My initial first thoughts regarding SPLOST was that I would support it. I have always acknowledged the need our county had for a new jail and a new courthouse. As I looked at SPLOST VII more closely and really listened and explored the viewpoints from both sides I started to have grave concerns. Among those concerns the most egregious points were as follows:
1. The current SPLOST VI doesn't expire until 2013 so why were we voting on it in a special election in 2011? The special election was costing the taxpayers $45,000 and there were already 3 to 5 elections slated for 2012. There was no justification to waste these taxpayer's dollars and to do so in this economy was a disservice to each taxpayer, in my opinion. Having this special election was just another way our current elected officials were manipulating the voters and the process by hoping for a low voter turnout so their issue would pass. That isn't a government for the people, it's a government manipulating the people.
2. The public wasn't allowed to be a part of the process. We have public hearings on every tiny issue but we are putting a 1% tax on the shoulders of our citizens and we can't take the time to really make them a part of the process, and that bothers me. The jail and courthouse make up the bulk of the projects (approximately $100 million) and citizens didn't get a chance to really weigh in on the location. The fact that they counted work sessions as a place citizens could participate was a total joke So many citizens have deep feelings and attachment to the city square and many felt strongly about the square losing it's appeal and becoming only a government center. Long time citizens, as well as the vision 2030 chamber committee, wanted the city to become a place where citizens would meet to eat, see a show or shop. Most felt that any hope of that happening was erased with the approval of this SPLOST. I feel the process didn't make the necessary attempt to embrace the community or seek their ideas. It was more like the powers that be made all the decisions and then tried to quietly and forcefully get its passage without the citizens knowing any better. Once again that type of action is not an example of a government for the people.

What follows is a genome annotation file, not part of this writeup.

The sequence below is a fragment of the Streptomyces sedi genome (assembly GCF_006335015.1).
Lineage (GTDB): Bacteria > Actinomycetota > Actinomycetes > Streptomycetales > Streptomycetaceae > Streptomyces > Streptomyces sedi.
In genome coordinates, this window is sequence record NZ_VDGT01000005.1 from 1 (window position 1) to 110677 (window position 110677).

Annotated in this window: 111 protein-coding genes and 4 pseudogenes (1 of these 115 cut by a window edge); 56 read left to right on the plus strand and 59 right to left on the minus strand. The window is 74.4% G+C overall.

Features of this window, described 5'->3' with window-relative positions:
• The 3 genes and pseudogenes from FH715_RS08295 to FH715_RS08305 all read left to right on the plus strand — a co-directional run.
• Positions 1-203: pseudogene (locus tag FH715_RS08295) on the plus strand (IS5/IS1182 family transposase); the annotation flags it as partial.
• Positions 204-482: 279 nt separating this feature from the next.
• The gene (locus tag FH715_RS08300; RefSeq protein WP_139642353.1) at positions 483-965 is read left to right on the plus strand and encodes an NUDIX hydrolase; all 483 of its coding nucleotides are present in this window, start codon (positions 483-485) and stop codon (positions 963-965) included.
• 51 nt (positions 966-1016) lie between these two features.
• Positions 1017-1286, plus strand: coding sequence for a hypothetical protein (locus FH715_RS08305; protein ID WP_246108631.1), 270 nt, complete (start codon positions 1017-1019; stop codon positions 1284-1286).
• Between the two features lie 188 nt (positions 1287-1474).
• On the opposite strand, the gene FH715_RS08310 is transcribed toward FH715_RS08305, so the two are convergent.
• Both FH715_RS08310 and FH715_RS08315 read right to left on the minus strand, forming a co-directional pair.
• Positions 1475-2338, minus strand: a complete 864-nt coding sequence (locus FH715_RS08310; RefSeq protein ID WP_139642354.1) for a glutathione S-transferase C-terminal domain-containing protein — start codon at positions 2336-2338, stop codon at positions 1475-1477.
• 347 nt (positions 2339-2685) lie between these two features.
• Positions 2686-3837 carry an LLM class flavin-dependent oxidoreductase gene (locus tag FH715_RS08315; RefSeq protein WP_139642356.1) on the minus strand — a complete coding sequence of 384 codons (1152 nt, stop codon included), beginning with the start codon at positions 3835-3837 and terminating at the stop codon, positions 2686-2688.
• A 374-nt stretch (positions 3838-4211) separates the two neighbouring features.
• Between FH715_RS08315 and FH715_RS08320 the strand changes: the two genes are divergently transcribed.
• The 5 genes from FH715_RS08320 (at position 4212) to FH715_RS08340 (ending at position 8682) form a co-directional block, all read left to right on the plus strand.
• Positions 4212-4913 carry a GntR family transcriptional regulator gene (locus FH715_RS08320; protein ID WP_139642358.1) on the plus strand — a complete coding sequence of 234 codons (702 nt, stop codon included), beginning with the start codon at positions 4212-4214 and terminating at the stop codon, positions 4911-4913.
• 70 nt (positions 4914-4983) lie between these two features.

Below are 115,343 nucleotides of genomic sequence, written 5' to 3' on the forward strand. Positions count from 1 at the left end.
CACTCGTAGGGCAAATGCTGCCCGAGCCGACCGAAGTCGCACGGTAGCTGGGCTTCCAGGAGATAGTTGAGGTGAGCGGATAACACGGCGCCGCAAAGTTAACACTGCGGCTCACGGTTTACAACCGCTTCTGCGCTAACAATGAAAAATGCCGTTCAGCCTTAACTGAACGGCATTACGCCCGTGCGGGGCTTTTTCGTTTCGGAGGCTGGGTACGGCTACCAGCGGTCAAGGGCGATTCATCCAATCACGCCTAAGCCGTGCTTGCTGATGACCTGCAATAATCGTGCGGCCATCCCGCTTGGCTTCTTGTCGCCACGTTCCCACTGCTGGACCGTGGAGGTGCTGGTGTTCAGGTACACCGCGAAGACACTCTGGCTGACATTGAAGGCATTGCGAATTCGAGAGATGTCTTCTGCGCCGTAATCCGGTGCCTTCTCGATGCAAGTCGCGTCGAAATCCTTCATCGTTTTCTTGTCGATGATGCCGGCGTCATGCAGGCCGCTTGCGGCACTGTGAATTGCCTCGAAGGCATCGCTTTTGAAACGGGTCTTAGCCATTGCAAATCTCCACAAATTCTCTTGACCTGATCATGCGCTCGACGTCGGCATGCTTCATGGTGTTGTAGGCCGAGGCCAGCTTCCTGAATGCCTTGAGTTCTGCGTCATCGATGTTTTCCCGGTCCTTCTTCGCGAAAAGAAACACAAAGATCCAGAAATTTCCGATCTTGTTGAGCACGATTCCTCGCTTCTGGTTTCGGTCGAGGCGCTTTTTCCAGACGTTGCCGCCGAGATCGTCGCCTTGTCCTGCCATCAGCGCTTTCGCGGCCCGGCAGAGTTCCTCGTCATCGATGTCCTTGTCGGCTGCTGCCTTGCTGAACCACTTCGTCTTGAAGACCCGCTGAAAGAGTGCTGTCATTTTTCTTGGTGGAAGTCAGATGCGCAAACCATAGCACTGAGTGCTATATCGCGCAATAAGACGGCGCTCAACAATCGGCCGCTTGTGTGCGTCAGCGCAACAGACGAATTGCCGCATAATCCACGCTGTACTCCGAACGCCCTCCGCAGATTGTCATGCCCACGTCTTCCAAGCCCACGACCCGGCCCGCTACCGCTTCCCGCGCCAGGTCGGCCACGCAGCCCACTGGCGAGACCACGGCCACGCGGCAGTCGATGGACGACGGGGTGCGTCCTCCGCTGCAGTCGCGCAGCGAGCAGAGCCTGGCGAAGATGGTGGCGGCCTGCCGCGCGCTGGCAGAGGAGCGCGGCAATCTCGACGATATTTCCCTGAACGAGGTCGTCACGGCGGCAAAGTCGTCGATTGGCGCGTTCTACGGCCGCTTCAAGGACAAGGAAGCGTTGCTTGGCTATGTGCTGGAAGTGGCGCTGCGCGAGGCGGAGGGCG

3. District 4 has approximately 20% of the population of Forsyth County. Why then, is the district only set to receive 2% of the SPLOST VII project funding? District 5 received less, while Districts 1, 2, and 3 received the vast majority of the funding. Our current Commissioner was very enthusiastic about passing SPLOST VII, yet did not ensure that his own district had it's needs addressed.
4. Lastly, I feared that not enough thought has been made to know what building these enormous buildings will mean to our county's budget in the way of rising operating cost. No real figures were given as to that cost and SPLOST can't cover those. My fear is we will see a definite millage rate increase as a result of the SPLOST VII approval. If I'm elected, I will work hard to make sure that doesn't happen. Balancing the rising operating costs by reducing spending in another arena will be needed or else the taxpayers will shoulder a great tax burden as a consequence of poor planning.
A citizen oversite committee could greatly benefit the building process of both structures. We need to engage the public in this process and we need to make sure that every dollar spent has been done so frugally and efficiently. Too many times our county over pays for things like the county's money isn't real (like monopoly money), instead of shopping for the best deals. We need to change that way of thinking.
Those were my main concerns with SPLOST VII and why I was opposed to it in November 2011. If it had been done openly, with more citizen input, and at an already designated election time that didn't cost an added $45,000; I would have probably looked at it differently. But it wasn't and I didn't feel like it was a government for the people, but it was a government for a few.